Swimming is not just for relaxing on hot summer days -- it can be an intense aerobic workout that strengthens both your upper and lower body. If you regularly swim with a moderate intensity for at least 20 minutes, you will begin to see increases in your stamina and in your lungs' ability to deliver oxygen to your body. You can also maximize your aerobic gains incorporating high-intensity intervals into your workout. Consult your doctor before beginning swimming or any new exercise program.
Basics of Increased Stamina
You can see the benefits of increased stamina during your workouts as well as in daily life. Improving your endurance allows you to swim faster and longer, and it also allows you to easily fly up flights of stairs, run to catch a bus and generally be more energetic. The Sports Fitness Advisor explains how researchers typically measure lung capacity in terms of your VO2 max, which reflects the maximum amount of oxygen your lungs can distribute to your heart and muscles per minute of exercise. Your VO2 max increases if you stick with aerobic exercises such as swimming.
Effects of Swimming Regularly
Swimming intensely for long periods makes it a good aerobic workout. You should perform any aerobic exercise, such as swimming, at least three times a week for 20 minutes a session, according to the President's Council on Physical Fitness and Sports. Your cardiovascular system and muscles will begin to adapt to your exercise routine by getting stronger. Your lungs will also adapt by increasing their capacity, allowing you to take in more air and deliver more oxygen to your muscles.
Use High-Intensity Interval Training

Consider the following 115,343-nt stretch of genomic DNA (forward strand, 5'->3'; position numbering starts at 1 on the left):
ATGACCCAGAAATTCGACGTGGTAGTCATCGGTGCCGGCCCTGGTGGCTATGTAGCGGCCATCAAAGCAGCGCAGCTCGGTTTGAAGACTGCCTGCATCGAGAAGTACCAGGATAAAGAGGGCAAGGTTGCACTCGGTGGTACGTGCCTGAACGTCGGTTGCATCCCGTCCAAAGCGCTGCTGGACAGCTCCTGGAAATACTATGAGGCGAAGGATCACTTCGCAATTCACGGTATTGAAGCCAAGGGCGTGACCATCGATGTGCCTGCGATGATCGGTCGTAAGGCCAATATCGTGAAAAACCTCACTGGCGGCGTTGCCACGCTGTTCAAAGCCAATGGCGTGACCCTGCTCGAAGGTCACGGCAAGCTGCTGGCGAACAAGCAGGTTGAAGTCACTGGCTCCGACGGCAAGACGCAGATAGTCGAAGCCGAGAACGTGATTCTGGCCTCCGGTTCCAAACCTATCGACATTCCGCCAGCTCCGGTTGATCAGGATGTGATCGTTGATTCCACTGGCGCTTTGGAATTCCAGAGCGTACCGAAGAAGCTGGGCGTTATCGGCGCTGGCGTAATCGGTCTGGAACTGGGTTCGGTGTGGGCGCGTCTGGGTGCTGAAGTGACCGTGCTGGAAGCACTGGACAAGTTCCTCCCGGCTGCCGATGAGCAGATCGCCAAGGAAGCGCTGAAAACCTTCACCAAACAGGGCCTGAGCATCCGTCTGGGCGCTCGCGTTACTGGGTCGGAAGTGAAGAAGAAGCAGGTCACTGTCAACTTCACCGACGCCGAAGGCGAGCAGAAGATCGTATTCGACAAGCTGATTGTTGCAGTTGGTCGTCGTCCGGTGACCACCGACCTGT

You can tailor your swimming workouts to maximize the beneficial effects on your stamina and lung capacity. Doing your swimming in short sprints, known as high-intensity interval training, provides greater gains than steady laps. In study results published in 2007 in the journal "Medicine and Science in Sports and Exercise," Jan Helgerud and colleagues showed that men who did aerobic exercise in intervals of four minutes at 90 percent of their maximum heart rate and three minutes at 70 percent of their maximum heart rate improved their lung capacity more than men who only exercised at 70 percent of their maximum heart rate.
The Slow Component Factor
Your lungs' ability to use oxygen affects your stamina. Your body's oxygen efficiency, which is used to produce energy, is progressively lost although the you continue to exercise at the same speed. Called the slow component of VO2 max, this means that your lungs can deliver more oxygen than you need as you start swimming, but as you continue to swim, your body's ability to use oxygen becomes less efficient. This reduces your ability to continue exercising. By maintaining a regular swimming routine, you will gradually increase your endurance and decrease the slow component factor, which allows you to swim faster and longer.